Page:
When the server receives an HTTP Identification request, it logs the request to the edge.xx.log file.

Attributes

enable

A Boolean value specifying whether the server responds to an HTTP identification request (true) or not (false). The default value is false. When the enable attribute is set to true, all elements in the HTTPIdent section are returned as a response. The entire response is enclosed in <FCS></FCS> elements, which are added by the server. If the HTTPIdent function is enabled but no content is specified, the <FCS></FCS> response is returned without content.

Example

 <HTTPIdent enable="true"> 
     <Company>Adobe System Inc</Company> 
     <Team>Adobe Media Server</Team> 
 </HTTPIdent>

The following is an example request:

 http://serverIP:1935/fcs/ident

The following is an example response:

 <fcs> 
     <Company>Adobe System Inc</Company> 
     <Team>Adobe Media Server</Team> 
 </fcs>

See also

HTTPIdent2

Configures the server to respond to or reject a special HTTP request from the client before the client attempts to make a RTMPT connection to Adobe Media Server. For a response to be returned, the HTTPIdent2 function must be enabled. This function is available when using Flash Player Update 3 or later.

RTMPT (Tunnelled Real-Time Messaging Protocol) can have difficulties working with load balancers. If a single RTMPT session consists of multiple socket connections, each connection may be sent to any one of many Adobe Media Servers behind load balancers. This causes the session to be split across machines. Using <HTTPIdent2> enables Flash Player to send a special HTTP request before connecting to Adobe Media Server.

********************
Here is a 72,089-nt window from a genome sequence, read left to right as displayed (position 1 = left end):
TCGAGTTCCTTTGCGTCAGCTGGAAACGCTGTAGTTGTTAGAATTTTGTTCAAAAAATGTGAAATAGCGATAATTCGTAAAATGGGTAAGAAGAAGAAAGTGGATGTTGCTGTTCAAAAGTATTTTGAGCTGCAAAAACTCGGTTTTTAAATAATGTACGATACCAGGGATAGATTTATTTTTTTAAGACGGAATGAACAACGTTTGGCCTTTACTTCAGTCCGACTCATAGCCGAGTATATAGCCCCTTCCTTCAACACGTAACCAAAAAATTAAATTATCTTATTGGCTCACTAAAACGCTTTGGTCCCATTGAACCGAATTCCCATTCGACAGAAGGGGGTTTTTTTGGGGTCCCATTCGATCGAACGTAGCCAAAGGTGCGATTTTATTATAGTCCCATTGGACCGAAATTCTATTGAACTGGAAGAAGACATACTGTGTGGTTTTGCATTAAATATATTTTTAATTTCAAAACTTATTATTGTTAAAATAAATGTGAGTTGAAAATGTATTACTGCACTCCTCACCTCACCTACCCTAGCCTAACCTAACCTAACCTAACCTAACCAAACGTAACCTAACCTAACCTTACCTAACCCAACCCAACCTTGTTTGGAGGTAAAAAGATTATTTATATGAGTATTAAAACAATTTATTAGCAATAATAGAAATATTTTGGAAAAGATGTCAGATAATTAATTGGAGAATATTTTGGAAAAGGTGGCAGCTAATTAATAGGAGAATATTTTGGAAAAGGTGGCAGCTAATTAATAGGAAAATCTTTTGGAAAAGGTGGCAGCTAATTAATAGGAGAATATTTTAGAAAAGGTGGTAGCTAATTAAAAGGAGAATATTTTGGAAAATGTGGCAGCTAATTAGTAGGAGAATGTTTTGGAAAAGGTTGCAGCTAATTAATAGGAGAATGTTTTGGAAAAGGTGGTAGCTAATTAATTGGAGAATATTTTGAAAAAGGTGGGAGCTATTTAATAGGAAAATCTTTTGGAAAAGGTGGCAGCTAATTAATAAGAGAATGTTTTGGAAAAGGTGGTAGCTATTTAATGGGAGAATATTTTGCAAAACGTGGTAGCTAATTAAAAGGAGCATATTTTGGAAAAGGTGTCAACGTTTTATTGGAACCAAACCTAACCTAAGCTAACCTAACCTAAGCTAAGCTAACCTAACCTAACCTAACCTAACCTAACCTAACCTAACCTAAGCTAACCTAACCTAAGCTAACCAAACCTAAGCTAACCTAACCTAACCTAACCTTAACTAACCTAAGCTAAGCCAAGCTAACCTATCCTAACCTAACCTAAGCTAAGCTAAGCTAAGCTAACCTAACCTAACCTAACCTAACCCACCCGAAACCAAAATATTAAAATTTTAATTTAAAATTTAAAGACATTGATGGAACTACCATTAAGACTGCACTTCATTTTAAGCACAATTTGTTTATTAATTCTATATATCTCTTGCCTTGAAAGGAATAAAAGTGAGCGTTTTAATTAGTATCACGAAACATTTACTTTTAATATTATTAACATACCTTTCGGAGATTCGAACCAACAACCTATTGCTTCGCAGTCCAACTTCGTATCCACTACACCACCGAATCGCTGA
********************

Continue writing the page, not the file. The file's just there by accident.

Attributes

enabled

A Boolean value specifying whether the server responds to a special HTTP identification request before making a RTMPT connection (true) or not (false). This feature is enabled by default, even if the <HTTPIdent2> tag or the enabled attribute is missing. The IP address can be explicitly configured and does not need to be the IP of the Adobe Media Server machine. (This allows RTMPT connections to be redirected to a different server.) If the tag is left empty, the IP address is determined automatically.

If you are running Adobe Media Server on Linux and have enabled IPv6 but are using an IPv4 hostname (a hostname that resolves to IPv4), then use this tag to resolve RTMPTE and RTMPE connections more quickly: either set the enabled attribute to false or set it to true and set the value of the tag to the IP address to which you’re connecting.

Example

 <HTTPIdent2 enabled="true">10.133.128.71</HTTPIdent2>

See also

HTTPNull

Configures the server to respond to or reject an HTTP GET request for the “/” resource from a client. When the enable attribute is set to true, an HTTP 404 response is sent in response to an HTTP GET request. By default, the HTTPNull function is disabled.

If HTTPNull is disabled and the webserver is enabled, requests for the "/" resource are passed to the webserver.